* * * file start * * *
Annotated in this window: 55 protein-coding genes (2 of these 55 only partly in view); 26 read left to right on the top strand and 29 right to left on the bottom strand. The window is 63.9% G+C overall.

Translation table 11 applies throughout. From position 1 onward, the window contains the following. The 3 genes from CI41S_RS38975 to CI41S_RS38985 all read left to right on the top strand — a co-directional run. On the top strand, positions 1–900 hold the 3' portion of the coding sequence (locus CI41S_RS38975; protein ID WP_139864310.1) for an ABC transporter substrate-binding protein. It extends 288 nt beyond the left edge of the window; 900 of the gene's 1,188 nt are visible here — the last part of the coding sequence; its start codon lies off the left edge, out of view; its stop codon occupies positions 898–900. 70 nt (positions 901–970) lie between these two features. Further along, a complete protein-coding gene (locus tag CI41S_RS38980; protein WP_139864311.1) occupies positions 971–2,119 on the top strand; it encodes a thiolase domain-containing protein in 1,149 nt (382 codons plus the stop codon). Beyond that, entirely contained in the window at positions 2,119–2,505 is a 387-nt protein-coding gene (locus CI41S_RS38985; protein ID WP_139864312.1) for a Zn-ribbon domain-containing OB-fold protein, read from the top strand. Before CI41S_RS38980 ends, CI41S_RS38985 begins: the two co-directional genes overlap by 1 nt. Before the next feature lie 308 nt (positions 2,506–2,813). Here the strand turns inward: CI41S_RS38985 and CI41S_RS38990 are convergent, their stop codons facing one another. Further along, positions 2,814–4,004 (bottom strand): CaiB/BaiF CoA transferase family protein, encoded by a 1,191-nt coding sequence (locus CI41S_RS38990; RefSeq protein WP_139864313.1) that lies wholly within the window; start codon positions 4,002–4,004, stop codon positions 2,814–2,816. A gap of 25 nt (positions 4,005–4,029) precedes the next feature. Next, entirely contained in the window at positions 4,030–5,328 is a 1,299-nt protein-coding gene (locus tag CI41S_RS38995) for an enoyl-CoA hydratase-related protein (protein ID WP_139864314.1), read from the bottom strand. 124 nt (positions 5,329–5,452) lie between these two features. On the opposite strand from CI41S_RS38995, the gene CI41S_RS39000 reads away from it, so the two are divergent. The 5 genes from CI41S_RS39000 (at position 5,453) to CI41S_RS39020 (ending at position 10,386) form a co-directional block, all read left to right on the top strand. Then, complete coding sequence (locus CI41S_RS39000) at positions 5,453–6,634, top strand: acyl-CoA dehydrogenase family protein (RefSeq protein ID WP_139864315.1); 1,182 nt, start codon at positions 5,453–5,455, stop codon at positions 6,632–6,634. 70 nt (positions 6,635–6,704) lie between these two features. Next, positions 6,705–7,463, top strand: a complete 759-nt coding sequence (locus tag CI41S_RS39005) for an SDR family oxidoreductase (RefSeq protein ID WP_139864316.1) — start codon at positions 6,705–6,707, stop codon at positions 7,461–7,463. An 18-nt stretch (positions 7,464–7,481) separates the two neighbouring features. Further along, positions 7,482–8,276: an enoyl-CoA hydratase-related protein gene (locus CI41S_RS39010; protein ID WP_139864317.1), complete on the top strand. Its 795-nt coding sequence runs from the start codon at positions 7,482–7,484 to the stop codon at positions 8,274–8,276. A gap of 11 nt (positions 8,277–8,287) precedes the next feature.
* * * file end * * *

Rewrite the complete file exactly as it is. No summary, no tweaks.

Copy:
Annotated in this window: 55 protein-coding genes (2 of these 55 only partly in view); 26 read left to right on the top strand and 29 right to left on the bottom strand. The window is 63.9% G+C overall.

Translation table 11 applies throughout. From position 1 onward, the window contains the following. The 3 genes from CI41S_RS38975 to CI41S_RS38985 all read left to right on the top strand — a co-directional run. On the top strand, positions 1–900 hold the 3' portion of the coding sequence (locus CI41S_RS38975; protein ID WP_139864310.1) for an ABC transporter substrate-binding protein. It extends 288 nt beyond the left edge of the window; 900 of the gene's 1,188 nt are visible here — the last part of the coding sequence; its start codon lies off the left edge, out of view; its stop codon occupies positions 898–900. 70 nt (positions 901–970) lie between these two features. Further along, a complete protein-coding gene (locus tag CI41S_RS38980; protein WP_139864311.1) occupies positions 971–2,119 on the top strand; it encodes a thiolase domain-containing protein in 1,149 nt (382 codons plus the stop codon). Beyond that, entirely contained in the window at positions 2,119–2,505 is a 387-nt protein-coding gene (locus CI41S_RS38985; protein ID WP_139864312.1) for a Zn-ribbon domain-containing OB-fold protein, read from the top strand. Before CI41S_RS38980 ends, CI41S_RS38985 begins: the two co-directional genes overlap by 1 nt. Before the next feature lie 308 nt (positions 2,506–2,813). Here the strand turns inward: CI41S_RS38985 and CI41S_RS38990 are convergent, their stop codons facing one another. Further along, positions 2,814–4,004 (bottom strand): CaiB/BaiF CoA transferase family protein, encoded by a 1,191-nt coding sequence (locus CI41S_RS38990; RefSeq protein WP_139864313.1) that lies wholly within the window; start codon positions 4,002–4,004, stop codon positions 2,814–2,816. A gap of 25 nt (positions 4,005–4,029) precedes the next feature. Next, entirely contained in the window at positions 4,030–5,328 is a 1,299-nt protein-coding gene (locus tag CI41S_RS38995) for an enoyl-CoA hydratase-related protein (protein ID WP_139864314.1), read from the bottom strand. 124 nt (positions 5,329–5,452) lie between these two features. On the opposite strand from CI41S_RS38995, the gene CI41S_RS39000 reads away from it, so the two are divergent. The 5 genes from CI41S_RS39000 (at position 5,453) to CI41S_RS39020 (ending at position 10,386) form a co-directional block, all read left to right on the top strand. Then, complete coding sequence (locus CI41S_RS39000) at positions 5,453–6,634, top strand: acyl-CoA dehydrogenase family protein (RefSeq protein ID WP_139864315.1); 1,182 nt, start codon at positions 5,453–5,455, stop codon at positions 6,632–6,634. 70 nt (positions 6,635–6,704) lie between these two features. Next, positions 6,705–7,463, top strand: a complete 759-nt coding sequence (locus tag CI41S_RS39005) for an SDR family oxidoreductase (RefSeq protein ID WP_139864316.1) — start codon at positions 6,705–6,707, stop codon at positions 7,461–7,463. An 18-nt stretch (positions 7,464–7,481) separates the two neighbouring features. Further along, positions 7,482–8,276: an enoyl-CoA hydratase-related protein gene (locus CI41S_RS39010; protein ID WP_139864317.1), complete on the top strand. Its 795-nt coding sequence runs from the start codon at positions 7,482–7,484 to the stop codon at positions 8,274–8,276. A gap of 11 nt (positions 8,277–8,287) precedes the next feature.